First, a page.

ID Bill Could Affect Access to NC Auto Insurance [Updated]

Matricula ConsularThe North Carolina House of Representatives has given the go-ahead to a bill that could limit foreign nationals’ access to car insurance.

[This story was updated on 3/31 to reflect votes on the legislation made since the story's initial publication on 3/25]

Current state law allows non-U.S. citizens to use consular identification cards as a means for getting basic state amenities, such as driving privileges, that require legally accepted forms of I.D. In addition, the consular IDs make it possible for non-citizens to have access to car insurance with no drivers license.

But the bill, which received a favorable vote from the House on Wednesday, would make the consular cards unacceptable forms of identification and proof or residency. This would in effect cut off non-U.S. citizens’ access to driving privileges and insurance coverage in North Carolina.

Consular identification cards are issued by foreign governments to help identify their citizens when they are outside their home countries. Since the early 2000s, the existence of the cards have sparked policy debates in the United States at both federal and state levels out of concern that they are not reliable and could be used to create fraudulent identities.

The federal government has yet to develop a stance on how state and local governments should treat the cards.

The measure still has to be approved by the Senate and signed by the governor. It did not pass the House with an overwhelming majority. The final vote was 66-50, and a proposed amendment to allow for the acceptance of consular cards for the purpose of purchasing auto insurance coverage was rejected.

And similar debates over non-U.S. citizens’ access to driving and insurance privileges have been playing out farther West, with most of them failing.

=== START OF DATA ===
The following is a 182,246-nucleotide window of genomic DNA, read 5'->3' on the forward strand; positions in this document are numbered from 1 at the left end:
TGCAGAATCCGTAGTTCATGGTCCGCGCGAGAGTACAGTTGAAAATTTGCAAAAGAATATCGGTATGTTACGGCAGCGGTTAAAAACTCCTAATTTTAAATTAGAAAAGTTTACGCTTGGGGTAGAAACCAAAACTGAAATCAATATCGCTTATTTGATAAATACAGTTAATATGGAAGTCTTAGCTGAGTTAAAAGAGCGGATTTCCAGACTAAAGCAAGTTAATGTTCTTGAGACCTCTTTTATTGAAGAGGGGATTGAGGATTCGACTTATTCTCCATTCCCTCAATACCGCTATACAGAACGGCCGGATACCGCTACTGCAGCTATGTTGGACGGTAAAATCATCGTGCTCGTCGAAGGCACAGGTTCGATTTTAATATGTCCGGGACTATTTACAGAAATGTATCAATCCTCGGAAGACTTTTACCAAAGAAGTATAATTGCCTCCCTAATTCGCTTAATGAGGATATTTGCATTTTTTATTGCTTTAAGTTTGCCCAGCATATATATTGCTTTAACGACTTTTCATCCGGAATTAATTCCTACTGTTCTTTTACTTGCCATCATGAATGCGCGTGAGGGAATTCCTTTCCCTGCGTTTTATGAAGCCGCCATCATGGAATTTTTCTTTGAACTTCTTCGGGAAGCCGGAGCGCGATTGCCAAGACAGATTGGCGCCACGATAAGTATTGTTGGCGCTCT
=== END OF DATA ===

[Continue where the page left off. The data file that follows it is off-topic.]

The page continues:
In Utah earlier this month, a measure to end the state’s practice of issuing driving-privilege cards to non-U.S. citizens was gutted and replaced with a tamer measure that would only make the documentation process for issuing the cards more rigorous.

And in New Mexico, the government allows non-citizens to get regular state-issued driver’s licenses. A group of legislators introduced a bill earlier in the legislative session that would have ended that practice, but it, too, was stripped of its basic provisions.

The argument for issuing non-citizens legal motoring privileges and access to coverage is basically that restricting such access would not necessarily keep these individuals off the roads. Instead, there is the potential that most would simpy drive unlicensed and uninsured.

Such a scenario could push up the amount of insured U.S. citizens being left having to pay for their own medical bills and auto damage following an accident with an uninsured motorist.

This point is especially pertinent to New Mexico, where it has been estimated that nearly 1 in 3 drivers lacks proper insurance.

About John Pirro
John Pirro is a licensed fire and casualty insurance agent specializing in various aspects of the auto insurance industry. He worked in the auto body repair industry before taking a reporting position at Online Auto Insurance News.

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